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Mobile Advertising
By Anthony Sziklai

Published: 11/07 ERA - Online Startegies

What is it: Mobile advertising involves displaying text, banners and video ads on data-enabled mobile devices. At this time, most ads in the U.S. are text ads delivered to SMS phones. Ultimately, many see rich content (e.g., mobile television) driving the growth of mobile advertising. There are a variety of push/pull mobile advertising models, including CPM and PPC models similar to Internet advertising.
Who does it: Only a few media buyers in the DRTV space offer mobile advertising, mostly because it's more suited for brands at this time. The big Madison Avenue brand agencies are probably the most experienced at large-scale SMS campaigns. Many have created mobile divisions in anticipation of a boom in mobile advertising.
Why bother: Few will argue that mobile phones are a true mass marketing channel, one that supports a variety of media (Internet, video, audio, games, etc.). But how much of this is hype, especially for the direct response marketer?
According to Koeppel, mobile TV is big in Asia, but not here in the U.S. We won't see television spots on U.S. handsets for a while. A major obstacle to the growth of mobile advertising is that most cellular phones still work on independent networks. Everything is still too fragmented. That said, it is predicted that 5 percent of digital budgets will be mobile by 2008. Major marketers such as Proctor & Gamble and Nike are already using mobile advertising. Search engine heavyweight Google is looking to become a major player in the mobile Internet marketplace with its gPhone. It sees the cell phone market as a huge growth opportunity, and will most likely be at the forefront of mobile search and PPC advertising.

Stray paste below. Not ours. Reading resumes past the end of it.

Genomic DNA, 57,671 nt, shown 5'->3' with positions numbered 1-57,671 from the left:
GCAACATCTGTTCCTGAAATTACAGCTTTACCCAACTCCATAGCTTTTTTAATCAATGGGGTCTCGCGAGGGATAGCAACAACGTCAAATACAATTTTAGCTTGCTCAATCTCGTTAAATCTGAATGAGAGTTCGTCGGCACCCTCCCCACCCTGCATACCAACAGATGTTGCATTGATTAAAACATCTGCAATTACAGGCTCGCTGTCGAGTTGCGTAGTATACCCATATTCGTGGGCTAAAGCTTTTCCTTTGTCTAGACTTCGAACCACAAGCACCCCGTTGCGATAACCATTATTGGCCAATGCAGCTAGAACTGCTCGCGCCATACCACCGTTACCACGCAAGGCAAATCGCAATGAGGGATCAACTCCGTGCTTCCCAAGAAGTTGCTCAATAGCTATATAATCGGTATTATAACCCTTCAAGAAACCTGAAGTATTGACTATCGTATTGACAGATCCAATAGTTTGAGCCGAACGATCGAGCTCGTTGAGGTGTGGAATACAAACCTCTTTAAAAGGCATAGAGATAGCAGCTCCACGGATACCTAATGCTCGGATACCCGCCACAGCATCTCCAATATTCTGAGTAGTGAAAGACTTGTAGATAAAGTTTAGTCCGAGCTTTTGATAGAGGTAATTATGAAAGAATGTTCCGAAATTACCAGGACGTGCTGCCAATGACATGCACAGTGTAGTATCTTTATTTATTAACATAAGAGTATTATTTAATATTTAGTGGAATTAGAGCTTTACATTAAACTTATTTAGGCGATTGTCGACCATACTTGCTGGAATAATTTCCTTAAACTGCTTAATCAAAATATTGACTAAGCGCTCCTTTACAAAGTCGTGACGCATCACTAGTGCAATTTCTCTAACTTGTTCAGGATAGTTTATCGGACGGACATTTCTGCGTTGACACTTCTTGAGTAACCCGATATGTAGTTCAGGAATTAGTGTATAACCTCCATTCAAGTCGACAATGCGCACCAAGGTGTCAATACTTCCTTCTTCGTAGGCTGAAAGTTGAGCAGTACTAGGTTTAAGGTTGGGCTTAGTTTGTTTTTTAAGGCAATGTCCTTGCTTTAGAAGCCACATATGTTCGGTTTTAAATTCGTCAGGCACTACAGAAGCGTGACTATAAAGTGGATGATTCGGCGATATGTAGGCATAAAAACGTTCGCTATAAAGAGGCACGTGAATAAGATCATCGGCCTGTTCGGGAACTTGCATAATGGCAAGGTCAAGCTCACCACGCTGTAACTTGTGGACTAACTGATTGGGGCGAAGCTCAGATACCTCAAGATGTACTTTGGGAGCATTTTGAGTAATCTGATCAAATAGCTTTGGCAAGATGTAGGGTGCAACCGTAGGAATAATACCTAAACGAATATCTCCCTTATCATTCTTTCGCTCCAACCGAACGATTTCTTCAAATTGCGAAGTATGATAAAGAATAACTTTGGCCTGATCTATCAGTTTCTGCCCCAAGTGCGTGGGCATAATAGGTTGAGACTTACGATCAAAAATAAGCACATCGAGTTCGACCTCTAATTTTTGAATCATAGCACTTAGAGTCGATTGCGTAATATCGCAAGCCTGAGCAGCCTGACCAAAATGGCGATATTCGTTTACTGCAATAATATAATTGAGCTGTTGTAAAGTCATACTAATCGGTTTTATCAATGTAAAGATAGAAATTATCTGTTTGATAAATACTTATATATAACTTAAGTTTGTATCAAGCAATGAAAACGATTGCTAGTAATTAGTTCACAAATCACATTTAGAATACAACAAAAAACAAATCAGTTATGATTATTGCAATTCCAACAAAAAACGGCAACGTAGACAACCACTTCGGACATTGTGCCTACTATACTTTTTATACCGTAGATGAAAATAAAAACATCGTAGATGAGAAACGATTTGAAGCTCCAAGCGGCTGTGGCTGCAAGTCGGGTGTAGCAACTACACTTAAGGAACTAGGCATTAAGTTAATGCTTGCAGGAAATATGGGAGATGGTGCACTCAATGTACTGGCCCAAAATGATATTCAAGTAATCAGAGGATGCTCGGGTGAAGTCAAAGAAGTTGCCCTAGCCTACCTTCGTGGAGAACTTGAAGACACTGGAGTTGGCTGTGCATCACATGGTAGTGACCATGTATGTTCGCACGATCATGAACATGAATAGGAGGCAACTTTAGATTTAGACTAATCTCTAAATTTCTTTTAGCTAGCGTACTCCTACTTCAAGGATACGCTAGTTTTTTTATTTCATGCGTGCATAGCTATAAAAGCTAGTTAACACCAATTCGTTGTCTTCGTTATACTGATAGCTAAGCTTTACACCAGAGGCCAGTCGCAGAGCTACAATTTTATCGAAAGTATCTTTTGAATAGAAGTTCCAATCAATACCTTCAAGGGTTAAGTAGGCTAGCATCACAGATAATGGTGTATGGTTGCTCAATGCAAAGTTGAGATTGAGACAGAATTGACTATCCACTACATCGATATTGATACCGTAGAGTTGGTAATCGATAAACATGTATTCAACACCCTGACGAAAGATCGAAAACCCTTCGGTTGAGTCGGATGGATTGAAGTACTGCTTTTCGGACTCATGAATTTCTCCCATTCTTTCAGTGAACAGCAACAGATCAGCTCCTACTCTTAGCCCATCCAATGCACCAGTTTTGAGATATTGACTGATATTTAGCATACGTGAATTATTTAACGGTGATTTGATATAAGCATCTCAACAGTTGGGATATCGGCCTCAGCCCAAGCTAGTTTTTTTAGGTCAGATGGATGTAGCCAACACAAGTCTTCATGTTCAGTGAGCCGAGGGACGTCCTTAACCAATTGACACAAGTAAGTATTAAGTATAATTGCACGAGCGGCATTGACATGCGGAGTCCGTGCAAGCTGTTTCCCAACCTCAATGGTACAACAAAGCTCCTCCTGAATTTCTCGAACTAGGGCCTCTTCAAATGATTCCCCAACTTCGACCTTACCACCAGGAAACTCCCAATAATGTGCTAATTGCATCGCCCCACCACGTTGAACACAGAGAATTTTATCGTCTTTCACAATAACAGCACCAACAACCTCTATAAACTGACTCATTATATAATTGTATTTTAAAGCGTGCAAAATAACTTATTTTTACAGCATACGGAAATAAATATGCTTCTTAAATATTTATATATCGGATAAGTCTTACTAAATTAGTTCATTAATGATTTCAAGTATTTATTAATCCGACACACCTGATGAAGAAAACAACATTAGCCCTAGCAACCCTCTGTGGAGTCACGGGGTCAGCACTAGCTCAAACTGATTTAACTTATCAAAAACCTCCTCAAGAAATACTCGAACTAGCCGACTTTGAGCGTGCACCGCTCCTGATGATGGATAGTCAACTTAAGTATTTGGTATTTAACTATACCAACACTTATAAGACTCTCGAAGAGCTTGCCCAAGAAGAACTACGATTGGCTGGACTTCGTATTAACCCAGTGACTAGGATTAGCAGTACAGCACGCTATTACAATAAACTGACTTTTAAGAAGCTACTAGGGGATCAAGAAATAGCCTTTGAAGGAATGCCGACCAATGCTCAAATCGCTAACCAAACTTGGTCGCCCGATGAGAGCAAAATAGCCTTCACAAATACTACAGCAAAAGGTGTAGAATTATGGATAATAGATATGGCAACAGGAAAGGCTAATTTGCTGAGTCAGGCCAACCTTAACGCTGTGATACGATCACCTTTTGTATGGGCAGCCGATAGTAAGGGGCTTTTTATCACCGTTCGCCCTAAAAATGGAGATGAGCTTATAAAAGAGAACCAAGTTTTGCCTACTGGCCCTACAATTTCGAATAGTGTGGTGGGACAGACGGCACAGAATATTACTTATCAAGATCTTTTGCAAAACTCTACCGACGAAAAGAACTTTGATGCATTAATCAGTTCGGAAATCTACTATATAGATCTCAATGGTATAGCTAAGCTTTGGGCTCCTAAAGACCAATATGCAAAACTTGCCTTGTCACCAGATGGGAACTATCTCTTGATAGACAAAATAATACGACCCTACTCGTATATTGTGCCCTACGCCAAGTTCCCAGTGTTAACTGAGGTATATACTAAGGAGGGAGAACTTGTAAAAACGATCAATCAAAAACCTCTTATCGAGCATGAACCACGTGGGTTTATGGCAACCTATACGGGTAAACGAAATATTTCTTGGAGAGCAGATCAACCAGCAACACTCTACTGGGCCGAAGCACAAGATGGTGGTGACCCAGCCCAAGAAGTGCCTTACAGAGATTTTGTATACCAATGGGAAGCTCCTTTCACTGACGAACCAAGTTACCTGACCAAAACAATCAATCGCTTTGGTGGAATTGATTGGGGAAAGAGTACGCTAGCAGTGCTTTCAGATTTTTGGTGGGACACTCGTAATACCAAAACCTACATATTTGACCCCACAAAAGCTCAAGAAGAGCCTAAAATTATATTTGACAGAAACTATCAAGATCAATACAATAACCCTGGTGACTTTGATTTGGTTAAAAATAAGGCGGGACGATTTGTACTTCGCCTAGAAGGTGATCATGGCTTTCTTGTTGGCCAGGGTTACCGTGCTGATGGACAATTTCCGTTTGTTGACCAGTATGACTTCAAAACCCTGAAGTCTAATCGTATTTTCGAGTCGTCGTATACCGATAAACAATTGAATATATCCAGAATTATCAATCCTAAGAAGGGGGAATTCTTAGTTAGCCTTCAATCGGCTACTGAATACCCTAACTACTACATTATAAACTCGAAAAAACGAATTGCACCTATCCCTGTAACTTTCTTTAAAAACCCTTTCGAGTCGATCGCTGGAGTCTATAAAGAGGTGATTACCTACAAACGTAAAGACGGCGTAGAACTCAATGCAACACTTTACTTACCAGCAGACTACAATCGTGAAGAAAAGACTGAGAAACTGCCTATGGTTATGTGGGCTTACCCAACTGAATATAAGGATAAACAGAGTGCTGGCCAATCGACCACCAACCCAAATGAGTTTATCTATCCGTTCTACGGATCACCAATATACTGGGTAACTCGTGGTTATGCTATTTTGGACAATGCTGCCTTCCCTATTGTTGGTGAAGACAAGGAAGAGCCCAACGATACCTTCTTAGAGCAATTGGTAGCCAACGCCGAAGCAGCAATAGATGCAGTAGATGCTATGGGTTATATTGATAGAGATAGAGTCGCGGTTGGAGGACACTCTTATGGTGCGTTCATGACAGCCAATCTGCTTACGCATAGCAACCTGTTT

One of the biggest debates in the mobile world is weather consumers will tolerate invasive "push" ads, or whether they will gravitate more to pull-type promotions, such as viral texting campaigns or location-based services. Many predict that consumers will be more willing to receive coupons as they walk by stores, or use their cell phone cameras to scan bar codes on the products to receive more information about the product. This application is already used widely in Japan, and may very well take off here.
On the other side of the debate, boosters of mobile advertising predict that consumers will be given free phones and free service options in exchange for viewing mobile ads. Personally, I would rather pay for a phone and not be interrupted by ads. And while it is conceivable that someday people will watch DRTV spots on mobile TV, I see phones evolving into more of a digital wallet and order-capture device that (once m-commerce standards emerge) can be used to buy products anywhere, at home, in a store, on a plane, etc. My future predictions aside, mobile advertising is something that I think every DR marketer should learn more about. Check out a research company called m:metrics, to learn more about the mobile market and where it is heading.
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